A dervish of the Ottoman empire. Traditional sufi costume.
THE enthusiasm with which Mahomet so well knew how to inspire his disciples, gave rise, among the believers of the Koran, to a great number of different sects, each of which, in the eyes of a credulous people, seemed absolutely detached from the world by the austerity of their way of life.
The different orders of Dervishes (Sufi) originated in the two sects of Ebu Bekir and of Ali; and they were all probably founded by men of the most enthusiastic or ambitious minds. Each gave his own name to the sect he formed, adding at the time the appellation of Pir or Schiek. Their followers took the name of Dervishes, a Persian word, which means the sill or threshold of a door, and thence inferred a mind filled with humility, desirous of retreat, and persevering in practice; a character for which these anchorets are celebrated. The number of these societies, or at least of the most considerable, is now about thirty-two; and the difference in the various orders extends even to their dress. The Dervishes use chaplets, which they hold as sacred. Each of these is composed of thirty-three, sixty-six, and ninety-nine beads, which is the number of attributes they ascribe to the Deity. Some orders always carry them in their hands: others attach them to their girdles, but all are obliged to use them many times a day with the particular prayers.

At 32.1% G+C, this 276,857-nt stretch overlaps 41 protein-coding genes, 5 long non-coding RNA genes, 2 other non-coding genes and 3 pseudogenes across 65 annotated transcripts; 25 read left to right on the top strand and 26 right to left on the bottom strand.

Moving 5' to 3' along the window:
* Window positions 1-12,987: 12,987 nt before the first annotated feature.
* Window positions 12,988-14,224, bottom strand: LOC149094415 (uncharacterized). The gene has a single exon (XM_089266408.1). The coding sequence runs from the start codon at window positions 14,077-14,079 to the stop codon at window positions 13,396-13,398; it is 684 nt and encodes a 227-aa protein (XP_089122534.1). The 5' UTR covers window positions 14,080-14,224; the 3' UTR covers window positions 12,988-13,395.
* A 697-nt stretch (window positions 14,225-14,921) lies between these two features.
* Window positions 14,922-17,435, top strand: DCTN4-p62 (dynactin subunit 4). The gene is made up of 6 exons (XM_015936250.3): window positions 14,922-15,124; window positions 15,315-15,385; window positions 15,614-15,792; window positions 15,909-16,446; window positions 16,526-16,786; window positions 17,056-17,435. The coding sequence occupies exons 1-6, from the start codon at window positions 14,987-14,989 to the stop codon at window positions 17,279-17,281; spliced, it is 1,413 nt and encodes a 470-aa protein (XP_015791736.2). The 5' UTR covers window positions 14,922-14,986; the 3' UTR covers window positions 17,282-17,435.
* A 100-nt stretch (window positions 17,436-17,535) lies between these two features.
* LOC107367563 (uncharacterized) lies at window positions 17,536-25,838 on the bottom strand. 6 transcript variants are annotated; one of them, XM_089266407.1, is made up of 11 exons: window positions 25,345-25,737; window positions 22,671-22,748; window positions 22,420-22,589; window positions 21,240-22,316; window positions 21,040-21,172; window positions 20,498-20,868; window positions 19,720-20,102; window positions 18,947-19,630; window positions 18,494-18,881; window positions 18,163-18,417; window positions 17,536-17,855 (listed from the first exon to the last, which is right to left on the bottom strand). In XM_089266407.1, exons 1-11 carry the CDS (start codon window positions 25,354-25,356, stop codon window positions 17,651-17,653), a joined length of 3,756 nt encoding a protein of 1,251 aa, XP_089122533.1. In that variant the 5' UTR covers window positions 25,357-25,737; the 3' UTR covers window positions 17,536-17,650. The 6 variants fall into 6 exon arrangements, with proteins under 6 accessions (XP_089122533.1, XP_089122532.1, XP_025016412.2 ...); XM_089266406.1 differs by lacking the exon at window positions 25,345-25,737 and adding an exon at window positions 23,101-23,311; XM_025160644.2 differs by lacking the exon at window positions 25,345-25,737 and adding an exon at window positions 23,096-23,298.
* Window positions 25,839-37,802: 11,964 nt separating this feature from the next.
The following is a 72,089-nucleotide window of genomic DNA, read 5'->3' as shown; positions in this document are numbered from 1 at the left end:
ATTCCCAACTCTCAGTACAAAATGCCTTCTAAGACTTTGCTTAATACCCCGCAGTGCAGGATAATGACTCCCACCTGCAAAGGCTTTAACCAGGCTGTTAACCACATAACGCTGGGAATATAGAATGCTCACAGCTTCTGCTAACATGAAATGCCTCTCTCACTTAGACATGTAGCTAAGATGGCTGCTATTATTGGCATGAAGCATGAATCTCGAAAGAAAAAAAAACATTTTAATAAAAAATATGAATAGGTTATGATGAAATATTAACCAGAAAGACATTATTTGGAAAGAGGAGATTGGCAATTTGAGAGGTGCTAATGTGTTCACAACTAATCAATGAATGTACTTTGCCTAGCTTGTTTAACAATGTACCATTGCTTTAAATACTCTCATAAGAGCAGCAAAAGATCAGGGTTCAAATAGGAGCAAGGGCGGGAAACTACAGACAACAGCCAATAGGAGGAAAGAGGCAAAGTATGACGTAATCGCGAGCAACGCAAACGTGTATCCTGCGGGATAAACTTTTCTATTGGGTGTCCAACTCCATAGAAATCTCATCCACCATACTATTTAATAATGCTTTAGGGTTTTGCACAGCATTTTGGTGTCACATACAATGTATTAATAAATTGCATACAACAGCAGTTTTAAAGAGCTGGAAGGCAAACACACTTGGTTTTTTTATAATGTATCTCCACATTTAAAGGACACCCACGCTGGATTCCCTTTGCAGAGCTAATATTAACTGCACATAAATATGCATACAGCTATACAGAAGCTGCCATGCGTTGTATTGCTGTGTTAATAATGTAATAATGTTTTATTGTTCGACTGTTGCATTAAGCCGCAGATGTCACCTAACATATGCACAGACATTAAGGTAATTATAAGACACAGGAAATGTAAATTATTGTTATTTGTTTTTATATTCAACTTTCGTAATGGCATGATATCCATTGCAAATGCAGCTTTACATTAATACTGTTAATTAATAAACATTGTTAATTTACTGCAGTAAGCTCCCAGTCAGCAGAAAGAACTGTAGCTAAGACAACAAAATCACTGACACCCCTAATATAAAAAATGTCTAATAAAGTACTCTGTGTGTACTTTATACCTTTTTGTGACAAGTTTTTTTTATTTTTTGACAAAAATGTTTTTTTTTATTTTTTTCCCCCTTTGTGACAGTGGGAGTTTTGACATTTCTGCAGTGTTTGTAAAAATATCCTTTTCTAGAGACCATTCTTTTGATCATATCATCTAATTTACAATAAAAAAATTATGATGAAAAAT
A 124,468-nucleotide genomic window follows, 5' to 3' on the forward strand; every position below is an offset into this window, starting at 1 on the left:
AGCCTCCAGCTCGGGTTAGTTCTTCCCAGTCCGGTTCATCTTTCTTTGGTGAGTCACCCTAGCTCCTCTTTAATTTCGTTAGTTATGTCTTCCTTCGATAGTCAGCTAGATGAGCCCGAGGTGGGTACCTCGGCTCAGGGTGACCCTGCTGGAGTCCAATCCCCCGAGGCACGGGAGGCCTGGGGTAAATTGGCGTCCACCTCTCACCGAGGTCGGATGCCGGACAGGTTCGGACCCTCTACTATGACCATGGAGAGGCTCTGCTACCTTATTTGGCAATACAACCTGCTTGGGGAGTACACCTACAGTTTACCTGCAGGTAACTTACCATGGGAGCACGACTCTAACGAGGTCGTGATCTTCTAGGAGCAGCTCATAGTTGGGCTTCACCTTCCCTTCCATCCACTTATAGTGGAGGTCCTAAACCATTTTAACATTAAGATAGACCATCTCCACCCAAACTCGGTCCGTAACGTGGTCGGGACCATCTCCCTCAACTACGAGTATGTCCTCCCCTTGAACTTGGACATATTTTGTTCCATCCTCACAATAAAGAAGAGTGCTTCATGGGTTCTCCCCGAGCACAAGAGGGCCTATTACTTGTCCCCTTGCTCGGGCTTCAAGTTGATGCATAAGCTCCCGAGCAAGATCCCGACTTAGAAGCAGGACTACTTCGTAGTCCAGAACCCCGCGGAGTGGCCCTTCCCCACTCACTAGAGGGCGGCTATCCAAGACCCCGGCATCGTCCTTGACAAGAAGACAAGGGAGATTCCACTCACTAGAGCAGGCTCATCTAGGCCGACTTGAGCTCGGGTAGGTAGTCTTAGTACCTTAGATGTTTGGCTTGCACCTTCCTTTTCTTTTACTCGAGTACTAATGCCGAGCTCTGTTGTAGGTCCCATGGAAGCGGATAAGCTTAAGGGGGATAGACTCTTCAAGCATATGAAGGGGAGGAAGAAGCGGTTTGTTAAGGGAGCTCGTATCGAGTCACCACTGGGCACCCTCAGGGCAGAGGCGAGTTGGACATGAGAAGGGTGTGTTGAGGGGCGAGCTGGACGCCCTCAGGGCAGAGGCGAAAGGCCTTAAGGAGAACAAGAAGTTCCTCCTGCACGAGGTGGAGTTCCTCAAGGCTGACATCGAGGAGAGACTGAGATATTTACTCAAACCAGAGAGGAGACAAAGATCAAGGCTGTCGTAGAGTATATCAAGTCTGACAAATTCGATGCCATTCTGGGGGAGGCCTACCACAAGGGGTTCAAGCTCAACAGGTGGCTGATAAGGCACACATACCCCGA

The costume of Turkey. Illustrated by a series of engravings; with descriptions in english. By Octavian Dalvimart. Printed by Howlett and Brimmer. Published in London, 1802.
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